Drug may prevent macular degeneration

More than 11 million people in the U.S. suffer from age-related macular degeneration, or AMD, according to the Bright-Focus Foundation.

Now, a team of researchers believes levodopa can delay onset of both “dry” and “wet” forms of the disease, or even prevent it from happening at all.

University of Arizona researcher Brian McKay’s team analyzed health records of 87 million patients, tracking their response to Levodopa, a Parkinson’s disease drug.
“We both reduce the risk of ever developing the disease and so the incidence was lower and also showed that if you were taking L-dopa for a movement disorder, you developed AMD much later.” Brian S. McKay, PhD, Director of Basic Research, SW Center for Age-Related Eye Diseases, Associate Professor, Department of Ophthalmology and Vision Science at the University of Arizona explained.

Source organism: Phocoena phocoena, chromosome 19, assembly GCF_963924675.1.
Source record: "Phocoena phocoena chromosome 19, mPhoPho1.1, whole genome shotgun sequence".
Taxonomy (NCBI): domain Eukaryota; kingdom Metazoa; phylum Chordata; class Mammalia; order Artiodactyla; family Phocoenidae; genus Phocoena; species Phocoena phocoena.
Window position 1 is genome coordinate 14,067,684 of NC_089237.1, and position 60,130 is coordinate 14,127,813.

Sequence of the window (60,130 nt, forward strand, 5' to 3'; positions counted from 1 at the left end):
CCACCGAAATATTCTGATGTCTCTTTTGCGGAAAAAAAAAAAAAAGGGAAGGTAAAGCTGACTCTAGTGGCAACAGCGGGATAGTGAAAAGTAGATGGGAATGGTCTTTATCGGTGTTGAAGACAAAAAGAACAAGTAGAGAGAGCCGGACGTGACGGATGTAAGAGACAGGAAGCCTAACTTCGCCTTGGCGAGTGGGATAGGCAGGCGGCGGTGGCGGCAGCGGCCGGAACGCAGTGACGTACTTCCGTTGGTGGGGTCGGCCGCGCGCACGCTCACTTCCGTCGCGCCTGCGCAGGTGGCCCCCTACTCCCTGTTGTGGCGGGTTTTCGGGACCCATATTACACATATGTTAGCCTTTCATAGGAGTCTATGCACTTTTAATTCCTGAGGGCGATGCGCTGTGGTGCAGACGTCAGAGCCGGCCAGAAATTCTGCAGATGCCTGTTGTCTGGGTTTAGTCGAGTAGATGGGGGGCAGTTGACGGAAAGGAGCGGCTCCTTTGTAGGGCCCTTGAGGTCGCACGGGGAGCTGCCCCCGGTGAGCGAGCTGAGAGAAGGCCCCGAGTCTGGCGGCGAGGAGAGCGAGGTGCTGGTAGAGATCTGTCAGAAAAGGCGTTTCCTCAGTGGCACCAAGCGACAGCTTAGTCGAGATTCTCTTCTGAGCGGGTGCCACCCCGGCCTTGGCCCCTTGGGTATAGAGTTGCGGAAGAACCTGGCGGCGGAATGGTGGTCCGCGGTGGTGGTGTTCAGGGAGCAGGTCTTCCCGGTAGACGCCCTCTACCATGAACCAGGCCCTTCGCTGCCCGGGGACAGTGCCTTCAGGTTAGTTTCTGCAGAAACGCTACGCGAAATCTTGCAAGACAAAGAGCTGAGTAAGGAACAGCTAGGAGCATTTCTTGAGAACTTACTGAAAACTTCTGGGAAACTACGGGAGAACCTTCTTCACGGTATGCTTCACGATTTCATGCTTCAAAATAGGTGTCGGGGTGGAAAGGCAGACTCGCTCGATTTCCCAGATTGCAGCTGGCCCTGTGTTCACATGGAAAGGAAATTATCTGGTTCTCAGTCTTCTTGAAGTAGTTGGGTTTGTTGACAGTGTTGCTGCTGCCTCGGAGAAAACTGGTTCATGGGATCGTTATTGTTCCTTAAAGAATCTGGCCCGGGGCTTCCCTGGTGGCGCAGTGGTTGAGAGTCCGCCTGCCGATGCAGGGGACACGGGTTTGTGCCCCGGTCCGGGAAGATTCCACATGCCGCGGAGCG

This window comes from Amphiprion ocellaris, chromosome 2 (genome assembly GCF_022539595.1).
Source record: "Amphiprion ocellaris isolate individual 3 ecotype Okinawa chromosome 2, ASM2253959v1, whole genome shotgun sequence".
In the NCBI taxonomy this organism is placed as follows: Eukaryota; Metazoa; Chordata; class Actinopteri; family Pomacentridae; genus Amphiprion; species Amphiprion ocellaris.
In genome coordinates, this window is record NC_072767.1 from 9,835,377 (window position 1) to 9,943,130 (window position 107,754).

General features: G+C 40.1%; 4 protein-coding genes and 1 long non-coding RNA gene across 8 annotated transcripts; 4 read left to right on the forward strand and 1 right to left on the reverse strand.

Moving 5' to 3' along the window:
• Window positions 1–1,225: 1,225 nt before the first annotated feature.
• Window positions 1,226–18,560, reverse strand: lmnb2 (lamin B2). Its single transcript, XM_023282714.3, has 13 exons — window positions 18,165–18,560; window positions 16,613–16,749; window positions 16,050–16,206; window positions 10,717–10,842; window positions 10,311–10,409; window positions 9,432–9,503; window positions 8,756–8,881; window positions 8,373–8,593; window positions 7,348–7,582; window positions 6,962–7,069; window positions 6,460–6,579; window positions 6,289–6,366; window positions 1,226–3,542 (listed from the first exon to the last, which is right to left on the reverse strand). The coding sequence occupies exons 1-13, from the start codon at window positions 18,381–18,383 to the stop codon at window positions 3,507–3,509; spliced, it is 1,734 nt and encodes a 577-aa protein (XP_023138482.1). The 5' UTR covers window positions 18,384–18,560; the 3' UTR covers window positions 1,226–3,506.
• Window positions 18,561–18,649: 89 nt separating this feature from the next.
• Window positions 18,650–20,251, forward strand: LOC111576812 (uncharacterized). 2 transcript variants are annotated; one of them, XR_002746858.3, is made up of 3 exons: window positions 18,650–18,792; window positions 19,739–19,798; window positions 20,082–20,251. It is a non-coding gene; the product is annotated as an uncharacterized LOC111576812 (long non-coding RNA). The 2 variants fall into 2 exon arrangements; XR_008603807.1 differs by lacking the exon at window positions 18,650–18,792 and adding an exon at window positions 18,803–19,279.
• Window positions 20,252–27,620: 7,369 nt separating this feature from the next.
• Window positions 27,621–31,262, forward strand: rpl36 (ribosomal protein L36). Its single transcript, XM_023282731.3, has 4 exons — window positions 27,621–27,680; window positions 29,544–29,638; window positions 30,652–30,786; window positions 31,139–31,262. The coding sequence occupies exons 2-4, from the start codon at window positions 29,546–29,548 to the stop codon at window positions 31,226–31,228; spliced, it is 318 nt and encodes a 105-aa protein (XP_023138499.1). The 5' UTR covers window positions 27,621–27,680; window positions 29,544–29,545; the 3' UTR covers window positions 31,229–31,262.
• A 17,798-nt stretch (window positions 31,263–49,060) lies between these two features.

If they did, onset was delayed by nine years. We make Levodopa in tissue pigment. It helps keep our eye’s macula healthy. Professor McKay says taking Levodopa pills keeps the pigmentation pathway active, protecting people from AMD.

Fair haired, fair skinned people with light colored eyes have less pigment and are more affected by AMD.

Fourteen percent of Caucasians over the age of 80 have it, compared to less than four percent of African-Americans, Hispanics and other minorities.

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